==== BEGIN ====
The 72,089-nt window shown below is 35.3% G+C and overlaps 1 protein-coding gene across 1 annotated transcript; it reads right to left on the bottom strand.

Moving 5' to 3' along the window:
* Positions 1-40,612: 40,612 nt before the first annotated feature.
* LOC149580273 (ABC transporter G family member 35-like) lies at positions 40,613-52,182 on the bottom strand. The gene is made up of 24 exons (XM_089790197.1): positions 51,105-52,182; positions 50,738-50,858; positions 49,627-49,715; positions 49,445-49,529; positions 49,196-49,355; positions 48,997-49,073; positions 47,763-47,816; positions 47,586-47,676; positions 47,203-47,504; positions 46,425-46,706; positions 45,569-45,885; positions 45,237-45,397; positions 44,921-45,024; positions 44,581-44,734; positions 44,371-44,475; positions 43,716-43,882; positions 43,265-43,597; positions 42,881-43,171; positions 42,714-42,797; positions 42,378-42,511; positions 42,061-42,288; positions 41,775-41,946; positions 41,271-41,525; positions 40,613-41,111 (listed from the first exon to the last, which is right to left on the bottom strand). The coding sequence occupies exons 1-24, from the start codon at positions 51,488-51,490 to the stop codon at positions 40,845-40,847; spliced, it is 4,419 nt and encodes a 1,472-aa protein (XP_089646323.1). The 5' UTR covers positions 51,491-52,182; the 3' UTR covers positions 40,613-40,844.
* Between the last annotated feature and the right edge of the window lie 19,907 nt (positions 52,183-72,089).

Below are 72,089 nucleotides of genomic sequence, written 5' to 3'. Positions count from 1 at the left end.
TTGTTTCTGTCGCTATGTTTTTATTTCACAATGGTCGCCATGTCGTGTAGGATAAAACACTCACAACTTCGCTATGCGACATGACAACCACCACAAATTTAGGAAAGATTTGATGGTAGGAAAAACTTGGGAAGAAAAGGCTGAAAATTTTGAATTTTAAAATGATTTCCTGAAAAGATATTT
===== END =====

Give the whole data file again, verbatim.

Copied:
The 72,089-nt window shown below is 35.3% G+C and overlaps 1 protein-coding gene across 1 annotated transcript; it reads right to left on the bottom strand.

Moving 5' to 3' along the window:
* Positions 1-40,612: 40,612 nt before the first annotated feature.
* LOC149580273 (ABC transporter G family member 35-like) lies at positions 40,613-52,182 on the bottom strand. The gene is made up of 24 exons (XM_089790197.1): positions 51,105-52,182; positions 50,738-50,858; positions 49,627-49,715; positions 49,445-49,529; positions 49,196-49,355; positions 48,997-49,073; positions 47,763-47,816; positions 47,586-47,676; positions 47,203-47,504; positions 46,425-46,706; positions 45,569-45,885; positions 45,237-45,397; positions 44,921-45,024; positions 44,581-44,734; positions 44,371-44,475; positions 43,716-43,882; positions 43,265-43,597; positions 42,881-43,171; positions 42,714-42,797; positions 42,378-42,511; positions 42,061-42,288; positions 41,775-41,946; positions 41,271-41,525; positions 40,613-41,111 (listed from the first exon to the last, which is right to left on the bottom strand). The coding sequence occupies exons 1-24, from the start codon at positions 51,488-51,490 to the stop codon at positions 40,845-40,847; spliced, it is 4,419 nt and encodes a 1,472-aa protein (XP_089646323.1). The 5' UTR covers positions 51,491-52,182; the 3' UTR covers positions 40,613-40,844.
* Between the last annotated feature and the right edge of the window lie 19,907 nt (positions 52,183-72,089).

Below are 72,089 nucleotides of genomic sequence, written 5' to 3'. Positions count from 1 at the left end.
TTGTTTCTGTCGCTATGTTTTTATTTCACAATGGTCGCCATGTCGTGTAGGATAAAACACTCACAACTTCGCTATGCGACATGACAACCACCACAAATTTAGGAAAGATTTGATGGTAGGAAAAACTTGGGAAGAAAAGGCTGAAAATTTTGAATTTTAAAATGATTTCCTGAAAAGATATTT